Ford said that at one point just before the pandemic, his unit discharged a group of three to five children who were at the level where they could succeed with in-home services or in another facility. He said that in the middle of the pandemic, these children all returned to Solnit, which he attributes to the fact that they weren’t able to get the services and support they needed. 

Williams said that the non-profit organizations who provide in-home services are also suffering from the staff shortages affecting the social services industry. 

“They too are having difficulty recruiting and maintaining the level of workforce they need in order to do the work that they are contracted to do. And so it’s a ripple effect across the entire human services,” he said. 

Ellie Lambert, communications director at the Child and Family Agency of Southeast, one of the non-profits that provides outpatient services for children and youth, said that they were having “significant mental health workforce challenges.” 

“Currently we do not have a waiting list in our outpatient clinics but they are significantly busier than before the pandemic,” Lambert wrote in an email.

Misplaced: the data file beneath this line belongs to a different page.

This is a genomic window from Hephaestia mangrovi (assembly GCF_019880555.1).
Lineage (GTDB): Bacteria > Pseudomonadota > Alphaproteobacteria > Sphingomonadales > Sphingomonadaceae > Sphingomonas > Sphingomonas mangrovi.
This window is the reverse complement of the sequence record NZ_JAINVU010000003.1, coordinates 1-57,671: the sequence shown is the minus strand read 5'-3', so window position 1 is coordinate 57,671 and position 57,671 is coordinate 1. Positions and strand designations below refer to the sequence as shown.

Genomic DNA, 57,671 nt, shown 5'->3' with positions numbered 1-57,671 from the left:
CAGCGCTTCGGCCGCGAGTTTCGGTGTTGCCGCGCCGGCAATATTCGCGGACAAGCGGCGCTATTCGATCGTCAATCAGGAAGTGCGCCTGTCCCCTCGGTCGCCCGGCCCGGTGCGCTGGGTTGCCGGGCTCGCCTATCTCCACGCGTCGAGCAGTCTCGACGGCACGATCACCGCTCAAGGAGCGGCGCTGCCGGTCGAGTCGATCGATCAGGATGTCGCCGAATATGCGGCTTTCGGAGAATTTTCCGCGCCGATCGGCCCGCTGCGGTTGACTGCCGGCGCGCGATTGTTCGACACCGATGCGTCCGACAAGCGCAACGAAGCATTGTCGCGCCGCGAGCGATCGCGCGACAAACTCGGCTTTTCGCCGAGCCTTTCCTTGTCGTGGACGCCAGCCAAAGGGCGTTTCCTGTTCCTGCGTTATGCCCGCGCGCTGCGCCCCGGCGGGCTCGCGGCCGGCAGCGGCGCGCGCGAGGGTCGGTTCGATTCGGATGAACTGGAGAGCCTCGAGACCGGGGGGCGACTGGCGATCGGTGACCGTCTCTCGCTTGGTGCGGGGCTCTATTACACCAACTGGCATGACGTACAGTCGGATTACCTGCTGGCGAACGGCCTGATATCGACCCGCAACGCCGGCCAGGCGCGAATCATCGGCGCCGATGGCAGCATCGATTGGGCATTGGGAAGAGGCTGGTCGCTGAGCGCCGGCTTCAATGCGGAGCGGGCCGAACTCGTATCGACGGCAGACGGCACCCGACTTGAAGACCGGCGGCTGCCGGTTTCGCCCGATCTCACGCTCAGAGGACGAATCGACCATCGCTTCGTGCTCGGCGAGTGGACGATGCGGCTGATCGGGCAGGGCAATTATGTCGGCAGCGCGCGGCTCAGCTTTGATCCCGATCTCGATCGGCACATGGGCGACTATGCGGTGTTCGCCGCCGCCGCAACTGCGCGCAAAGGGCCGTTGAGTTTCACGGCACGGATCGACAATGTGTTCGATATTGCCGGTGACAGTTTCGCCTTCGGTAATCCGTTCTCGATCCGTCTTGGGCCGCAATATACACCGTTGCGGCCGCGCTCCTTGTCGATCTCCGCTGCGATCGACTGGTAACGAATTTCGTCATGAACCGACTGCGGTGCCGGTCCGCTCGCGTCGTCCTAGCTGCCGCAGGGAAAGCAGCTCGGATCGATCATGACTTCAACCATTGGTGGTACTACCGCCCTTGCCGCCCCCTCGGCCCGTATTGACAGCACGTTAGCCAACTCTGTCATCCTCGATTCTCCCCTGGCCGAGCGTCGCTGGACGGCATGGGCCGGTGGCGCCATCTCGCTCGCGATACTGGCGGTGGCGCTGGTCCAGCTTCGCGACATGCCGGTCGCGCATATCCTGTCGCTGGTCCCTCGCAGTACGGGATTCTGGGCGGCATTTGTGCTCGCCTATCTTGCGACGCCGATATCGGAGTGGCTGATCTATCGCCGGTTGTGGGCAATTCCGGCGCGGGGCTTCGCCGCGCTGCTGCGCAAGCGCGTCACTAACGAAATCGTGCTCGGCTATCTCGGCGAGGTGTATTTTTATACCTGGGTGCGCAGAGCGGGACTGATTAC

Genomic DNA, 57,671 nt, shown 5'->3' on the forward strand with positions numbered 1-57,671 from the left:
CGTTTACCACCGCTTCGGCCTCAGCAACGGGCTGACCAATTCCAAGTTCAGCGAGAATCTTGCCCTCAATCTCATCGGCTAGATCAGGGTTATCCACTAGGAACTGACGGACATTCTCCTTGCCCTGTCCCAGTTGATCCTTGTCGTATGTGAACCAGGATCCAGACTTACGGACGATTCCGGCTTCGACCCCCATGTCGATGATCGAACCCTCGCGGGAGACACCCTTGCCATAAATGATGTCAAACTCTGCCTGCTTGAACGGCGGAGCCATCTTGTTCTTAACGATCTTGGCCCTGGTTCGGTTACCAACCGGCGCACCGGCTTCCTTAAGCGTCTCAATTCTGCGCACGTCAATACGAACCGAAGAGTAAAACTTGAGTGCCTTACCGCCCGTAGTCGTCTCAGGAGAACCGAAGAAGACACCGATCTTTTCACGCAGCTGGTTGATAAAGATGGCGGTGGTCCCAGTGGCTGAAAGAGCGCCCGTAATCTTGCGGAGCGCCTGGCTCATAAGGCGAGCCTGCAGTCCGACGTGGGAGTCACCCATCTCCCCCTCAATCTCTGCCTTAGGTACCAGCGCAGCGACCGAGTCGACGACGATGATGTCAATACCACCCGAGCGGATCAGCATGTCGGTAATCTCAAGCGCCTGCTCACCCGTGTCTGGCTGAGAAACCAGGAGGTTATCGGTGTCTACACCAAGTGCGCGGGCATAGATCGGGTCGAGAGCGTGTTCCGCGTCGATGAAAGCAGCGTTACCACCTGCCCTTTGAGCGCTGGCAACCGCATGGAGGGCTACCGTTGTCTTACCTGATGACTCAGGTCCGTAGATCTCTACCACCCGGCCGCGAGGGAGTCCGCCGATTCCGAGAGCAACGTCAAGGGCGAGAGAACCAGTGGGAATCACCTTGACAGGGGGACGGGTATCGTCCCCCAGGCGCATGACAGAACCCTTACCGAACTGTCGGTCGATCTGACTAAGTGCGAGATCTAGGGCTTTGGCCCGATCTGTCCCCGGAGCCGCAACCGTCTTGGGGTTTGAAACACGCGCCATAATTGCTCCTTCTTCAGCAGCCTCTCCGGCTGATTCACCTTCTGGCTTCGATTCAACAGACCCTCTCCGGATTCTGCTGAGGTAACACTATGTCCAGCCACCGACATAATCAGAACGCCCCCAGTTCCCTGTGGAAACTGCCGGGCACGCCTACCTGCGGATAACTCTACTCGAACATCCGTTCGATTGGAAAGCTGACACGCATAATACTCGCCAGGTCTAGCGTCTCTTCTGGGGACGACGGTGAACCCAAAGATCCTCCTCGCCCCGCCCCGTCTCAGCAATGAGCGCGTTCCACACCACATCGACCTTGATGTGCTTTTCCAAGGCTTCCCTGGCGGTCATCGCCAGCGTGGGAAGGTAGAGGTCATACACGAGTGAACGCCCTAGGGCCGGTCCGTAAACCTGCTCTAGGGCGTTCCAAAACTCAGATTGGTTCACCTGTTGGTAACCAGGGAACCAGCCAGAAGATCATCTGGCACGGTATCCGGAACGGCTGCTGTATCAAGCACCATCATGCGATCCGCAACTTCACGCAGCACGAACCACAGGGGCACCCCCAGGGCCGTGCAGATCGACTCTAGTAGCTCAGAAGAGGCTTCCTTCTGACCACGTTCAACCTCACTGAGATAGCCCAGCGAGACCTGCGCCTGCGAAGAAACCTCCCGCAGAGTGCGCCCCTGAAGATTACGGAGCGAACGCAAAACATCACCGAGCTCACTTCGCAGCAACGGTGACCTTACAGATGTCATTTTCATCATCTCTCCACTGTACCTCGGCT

Lambert said that the clinical workforce in the New London area, where the agency is based, had shrunk from 1397 to 699 as of October 2021. She said that the agency had mailed postcards out to licensed social workers in Connecticut encouraging them to apply for work, and that the agency was offering a $5,000 and a $6,000 “bilingual differential.” 

According to Aujla, the combination of children not being discharged and the closure of some of the units has created a backlog that has left families frustrated. 

“The frustration level and the helplessness of the families … is worse now, because needless to say, anybody who shows up here has had, prior to the admission, multiple trips to the emergency room, multiple other lower level interventions, perhaps even admissions to other community psychiatric hospitals, like IOL or Yale,” he said. “And by the time they come to us, they’re exhausted.”

“All we need is personnel” 

According to Ford and to Williams, the children taken in by Solnit are also experiencing higher levels of need since the start of the pandemic. Williams said that children not being able to go to school and be with their peers has led to more children experiencing deep depression, suicidal thoughts and eating disorders.